49 *"Renal Sympathetic—Nerve Ablation for Uncontrolled Hypertension". Krum et al. New England Journal of Med. 361;9.
50"Sensorcaine-MPF Spinal Injection," informational document, AstraZeneca 2001, 2 pages.
51"Summary," Critical Reviews in Biomedical Engineering, vol. 17, Issue 5, 1989, pp. 515-529.
52"The Antihypertensive and Lipid-Lowering Treatment to Prevent Heart Attack Trial," ALLHAT Research Group, JAMA 2002, vol. 288, pp. 2981-2997.
53Aars, H. And S. Akre, "Reflex Changes in Sympathetic Activity and Arterial Blood Pressure Evoked by Afferent Stimulation of the Renal Nerve," Feb. 26, 1999, Acta Physiol. Scand., vol. 78, 1970, pp. 184-188.
54Abramov, G.S. et al., "Alteration in sensory nerve function following electrical shock," Bums vol. 22, No. 8, 1996 Elsevier Science Ltd., pp. 602-606.
55Achar, Suraj, M.D. and Suriti Kundu, M.D., "Principles of Office Anesthesia: Part I. Infiltrative Anesthesia," Office Procedures, American Family Physician, Jul. 1, 2002, vol. 66, No. 1, pp. 91-94.
56Aggarwal, A. et al., Regional sympathetic effects of low-dose clonidine in heart failure. Hypertension. 2003;41:553-7.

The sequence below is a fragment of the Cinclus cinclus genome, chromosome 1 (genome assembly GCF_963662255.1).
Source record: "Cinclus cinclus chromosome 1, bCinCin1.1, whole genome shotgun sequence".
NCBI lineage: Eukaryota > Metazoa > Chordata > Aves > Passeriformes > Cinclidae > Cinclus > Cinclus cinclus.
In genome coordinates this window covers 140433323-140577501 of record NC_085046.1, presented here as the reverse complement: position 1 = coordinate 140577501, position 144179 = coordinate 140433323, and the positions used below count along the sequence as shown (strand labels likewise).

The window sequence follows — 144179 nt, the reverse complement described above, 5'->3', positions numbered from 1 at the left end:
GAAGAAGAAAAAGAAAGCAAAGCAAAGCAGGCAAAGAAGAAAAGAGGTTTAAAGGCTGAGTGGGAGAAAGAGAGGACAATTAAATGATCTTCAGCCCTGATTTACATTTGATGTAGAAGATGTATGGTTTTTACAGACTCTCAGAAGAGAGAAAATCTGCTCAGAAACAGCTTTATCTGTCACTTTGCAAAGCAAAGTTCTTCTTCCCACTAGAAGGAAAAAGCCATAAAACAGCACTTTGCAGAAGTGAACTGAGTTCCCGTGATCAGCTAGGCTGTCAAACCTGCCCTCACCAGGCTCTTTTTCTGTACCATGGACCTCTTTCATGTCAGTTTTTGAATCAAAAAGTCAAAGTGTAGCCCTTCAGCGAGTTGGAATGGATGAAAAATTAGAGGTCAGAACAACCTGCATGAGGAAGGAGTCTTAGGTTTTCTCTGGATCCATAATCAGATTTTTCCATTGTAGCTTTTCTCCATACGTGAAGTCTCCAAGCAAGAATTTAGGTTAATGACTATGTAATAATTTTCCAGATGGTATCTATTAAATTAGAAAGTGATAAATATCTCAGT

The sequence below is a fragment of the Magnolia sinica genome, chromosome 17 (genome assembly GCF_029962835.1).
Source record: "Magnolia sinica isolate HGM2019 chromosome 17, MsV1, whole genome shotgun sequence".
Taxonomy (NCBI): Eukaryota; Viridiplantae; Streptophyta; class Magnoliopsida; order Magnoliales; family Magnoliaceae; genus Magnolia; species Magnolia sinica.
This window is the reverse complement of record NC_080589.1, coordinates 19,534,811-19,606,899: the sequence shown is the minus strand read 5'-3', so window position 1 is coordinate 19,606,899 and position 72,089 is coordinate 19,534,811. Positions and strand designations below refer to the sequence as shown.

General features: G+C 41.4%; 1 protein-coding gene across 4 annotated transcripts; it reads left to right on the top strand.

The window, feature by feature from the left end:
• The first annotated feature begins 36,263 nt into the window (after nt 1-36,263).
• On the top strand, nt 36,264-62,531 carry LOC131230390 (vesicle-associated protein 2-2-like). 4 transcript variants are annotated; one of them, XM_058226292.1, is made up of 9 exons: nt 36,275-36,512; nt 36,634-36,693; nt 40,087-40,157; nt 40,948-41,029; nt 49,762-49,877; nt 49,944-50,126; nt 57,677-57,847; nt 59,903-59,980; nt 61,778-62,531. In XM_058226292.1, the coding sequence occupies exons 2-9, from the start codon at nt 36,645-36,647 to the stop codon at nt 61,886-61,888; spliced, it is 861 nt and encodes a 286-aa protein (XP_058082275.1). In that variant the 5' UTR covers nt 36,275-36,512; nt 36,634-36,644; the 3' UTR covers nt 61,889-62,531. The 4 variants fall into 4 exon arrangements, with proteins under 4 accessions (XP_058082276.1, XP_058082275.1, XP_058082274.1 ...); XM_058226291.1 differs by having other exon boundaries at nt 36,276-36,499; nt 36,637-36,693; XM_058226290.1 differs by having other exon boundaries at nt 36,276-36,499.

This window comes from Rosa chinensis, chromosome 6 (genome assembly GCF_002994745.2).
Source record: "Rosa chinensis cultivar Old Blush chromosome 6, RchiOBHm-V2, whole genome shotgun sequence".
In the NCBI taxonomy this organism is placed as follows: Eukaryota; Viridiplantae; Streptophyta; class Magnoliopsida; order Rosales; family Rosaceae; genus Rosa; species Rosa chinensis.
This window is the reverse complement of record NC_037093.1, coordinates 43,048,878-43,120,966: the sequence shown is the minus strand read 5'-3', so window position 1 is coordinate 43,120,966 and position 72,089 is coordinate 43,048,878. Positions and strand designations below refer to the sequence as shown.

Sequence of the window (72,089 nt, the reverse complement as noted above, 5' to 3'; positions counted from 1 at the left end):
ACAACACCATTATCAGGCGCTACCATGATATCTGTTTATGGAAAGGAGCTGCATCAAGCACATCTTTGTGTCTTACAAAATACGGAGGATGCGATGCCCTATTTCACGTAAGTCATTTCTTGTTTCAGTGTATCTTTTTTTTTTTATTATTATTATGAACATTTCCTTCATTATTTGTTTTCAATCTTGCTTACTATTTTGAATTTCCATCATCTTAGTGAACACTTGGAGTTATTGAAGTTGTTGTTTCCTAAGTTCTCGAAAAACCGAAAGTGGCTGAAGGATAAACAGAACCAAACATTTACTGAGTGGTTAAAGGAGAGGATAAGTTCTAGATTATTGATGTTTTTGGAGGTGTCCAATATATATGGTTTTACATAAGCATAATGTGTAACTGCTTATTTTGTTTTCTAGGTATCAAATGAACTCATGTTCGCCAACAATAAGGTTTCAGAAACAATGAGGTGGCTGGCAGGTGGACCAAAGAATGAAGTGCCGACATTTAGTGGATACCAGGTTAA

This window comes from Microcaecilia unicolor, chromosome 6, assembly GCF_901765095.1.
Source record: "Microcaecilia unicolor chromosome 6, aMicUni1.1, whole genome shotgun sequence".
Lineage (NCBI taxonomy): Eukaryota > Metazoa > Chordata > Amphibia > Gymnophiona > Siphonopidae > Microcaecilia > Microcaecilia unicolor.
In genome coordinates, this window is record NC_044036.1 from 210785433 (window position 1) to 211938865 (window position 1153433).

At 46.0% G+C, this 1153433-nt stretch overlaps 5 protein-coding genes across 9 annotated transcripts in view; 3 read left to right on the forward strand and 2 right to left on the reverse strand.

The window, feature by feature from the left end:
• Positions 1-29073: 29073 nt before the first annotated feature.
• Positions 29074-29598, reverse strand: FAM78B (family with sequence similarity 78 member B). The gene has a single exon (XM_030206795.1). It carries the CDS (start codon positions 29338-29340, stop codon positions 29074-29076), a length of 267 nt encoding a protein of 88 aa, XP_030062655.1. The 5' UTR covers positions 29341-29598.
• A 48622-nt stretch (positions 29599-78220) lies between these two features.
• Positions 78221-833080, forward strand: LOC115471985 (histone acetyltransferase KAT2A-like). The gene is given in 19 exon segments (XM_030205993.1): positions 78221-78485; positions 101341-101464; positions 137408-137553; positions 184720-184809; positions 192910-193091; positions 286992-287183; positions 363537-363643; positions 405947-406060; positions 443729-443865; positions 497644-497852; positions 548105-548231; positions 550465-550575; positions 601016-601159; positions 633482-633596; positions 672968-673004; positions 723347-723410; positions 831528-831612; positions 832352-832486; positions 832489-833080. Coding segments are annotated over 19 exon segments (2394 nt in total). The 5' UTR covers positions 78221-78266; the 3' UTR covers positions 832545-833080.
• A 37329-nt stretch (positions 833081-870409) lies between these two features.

57Agnew, William F. et al., "Evolution and Resolution of Stimulation-Induced Axonal Injury in Peripheral Nerve," May 21, 1999, Muscle and Nerve, vol. 22, Oct. 1999, 1999 John Wiley & Sons, pp. 1393-1402.
58Ahadian, Farshad M., M.D., "Pulsed Radiofrequency Neurotomy: Advances in Pain Medicine," Current Pain and Headache Reports 2004, vol. 8, 2004 Current Science Inc., pp. 34-40.
59Alexander, B.T. et al., "Renal denervation abolishes hypertension in low-birth-weight offspring from pregnant rats with reduced uterine perfusion," Hypertension, 2005; 45 (part 2): 754-758.
60Alford, J.Winslow, M.D. and Paul. D. Fadale, M.D., "Evaluation of Postoperative Bupivacaine Infusion for Pain Management After Anterior Cruciate Ligament Reconstruction," The Journal of Arthroscopic and Related Surgery October, vol. 19, No. 8, 2003 Arthroscopy Association of North America, pp. 855-861.
61Allen, E.V., "Sympathectomy for essential hypertension," Circulation, 1952, 6:131-140.
62Amersham Health. "Hypaque-Cysto" 6 pages. 2003.